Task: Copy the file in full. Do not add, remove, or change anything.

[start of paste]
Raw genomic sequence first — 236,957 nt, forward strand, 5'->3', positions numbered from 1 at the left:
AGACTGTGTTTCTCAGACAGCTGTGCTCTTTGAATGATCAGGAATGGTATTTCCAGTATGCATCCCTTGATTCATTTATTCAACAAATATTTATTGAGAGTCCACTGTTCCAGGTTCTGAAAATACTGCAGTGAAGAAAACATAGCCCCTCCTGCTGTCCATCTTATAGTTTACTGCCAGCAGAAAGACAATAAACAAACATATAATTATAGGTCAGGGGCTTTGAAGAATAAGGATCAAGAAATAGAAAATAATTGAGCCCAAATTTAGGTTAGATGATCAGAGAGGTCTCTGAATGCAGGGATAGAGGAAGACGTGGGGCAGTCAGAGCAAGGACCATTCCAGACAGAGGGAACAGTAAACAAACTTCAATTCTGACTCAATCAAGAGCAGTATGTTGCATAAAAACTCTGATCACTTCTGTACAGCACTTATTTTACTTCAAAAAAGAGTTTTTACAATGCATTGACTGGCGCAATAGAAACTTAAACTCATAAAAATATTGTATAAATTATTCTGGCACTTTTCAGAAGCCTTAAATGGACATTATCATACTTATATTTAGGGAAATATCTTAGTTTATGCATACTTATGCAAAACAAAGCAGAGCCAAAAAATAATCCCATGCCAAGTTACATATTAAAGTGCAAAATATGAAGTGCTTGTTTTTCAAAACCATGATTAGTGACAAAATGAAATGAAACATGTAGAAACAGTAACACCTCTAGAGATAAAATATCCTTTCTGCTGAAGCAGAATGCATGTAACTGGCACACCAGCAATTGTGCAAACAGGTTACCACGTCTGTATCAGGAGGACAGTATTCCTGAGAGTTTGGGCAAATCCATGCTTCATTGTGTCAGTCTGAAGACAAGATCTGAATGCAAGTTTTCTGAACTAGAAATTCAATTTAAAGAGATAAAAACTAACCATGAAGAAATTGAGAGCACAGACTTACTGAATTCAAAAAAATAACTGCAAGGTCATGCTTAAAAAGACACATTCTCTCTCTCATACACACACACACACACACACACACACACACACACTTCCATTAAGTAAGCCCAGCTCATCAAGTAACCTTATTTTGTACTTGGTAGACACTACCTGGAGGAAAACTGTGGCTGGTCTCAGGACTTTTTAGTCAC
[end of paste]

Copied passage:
Raw genomic sequence first — 236,957 nt, forward strand, 5'->3', positions numbered from 1 at the left:
AGACTGTGTTTCTCAGACAGCTGTGCTCTTTGAATGATCAGGAATGGTATTTCCAGTATGCATCCCTTGATTCATTTATTCAACAAATATTTATTGAGAGTCCACTGTTCCAGGTTCTGAAAATACTGCAGTGAAGAAAACATAGCCCCTCCTGCTGTCCATCTTATAGTTTACTGCCAGCAGAAAGACAATAAACAAACATATAATTATAGGTCAGGGGCTTTGAAGAATAAGGATCAAGAAATAGAAAATAATTGAGCCCAAATTTAGGTTAGATGATCAGAGAGGTCTCTGAATGCAGGGATAGAGGAAGACGTGGGGCAGTCAGAGCAAGGACCATTCCAGACAGAGGGAACAGTAAACAAACTTCAATTCTGACTCAATCAAGAGCAGTATGTTGCATAAAAACTCTGATCACTTCTGTACAGCACTTATTTTACTTCAAAAAAGAGTTTTTACAATGCATTGACTGGCGCAATAGAAACTTAAACTCATAAAAATATTGTATAAATTATTCTGGCACTTTTCAGAAGCCTTAAATGGACATTATCATACTTATATTTAGGGAAATATCTTAGTTTATGCATACTTATGCAAAACAAAGCAGAGCCAAAAAATAATCCCATGCCAAGTTACATATTAAAGTGCAAAATATGAAGTGCTTGTTTTTCAAAACCATGATTAGTGACAAAATGAAATGAAACATGTAGAAACAGTAACACCTCTAGAGATAAAATATCCTTTCTGCTGAAGCAGAATGCATGTAACTGGCACACCAGCAATTGTGCAAACAGGTTACCACGTCTGTATCAGGAGGACAGTATTCCTGAGAGTTTGGGCAAATCCATGCTTCATTGTGTCAGTCTGAAGACAAGATCTGAATGCAAGTTTTCTGAACTAGAAATTCAATTTAAAGAGATAAAAACTAACCATGAAGAAATTGAGAGCACAGACTTACTGAATTCAAAAAAATAACTGCAAGGTCATGCTTAAAAAGACACATTCTCTCTCTCATACACACACACACACACACACACACACACACACACTTCCATTAAGTAAGCCCAGCTCATCAAGTAACCTTATTTTGTACTTGGTAGACACTACCTGGAGGAAAACTGTGGCTGGTCTCAGGACTTTTTAGTCAC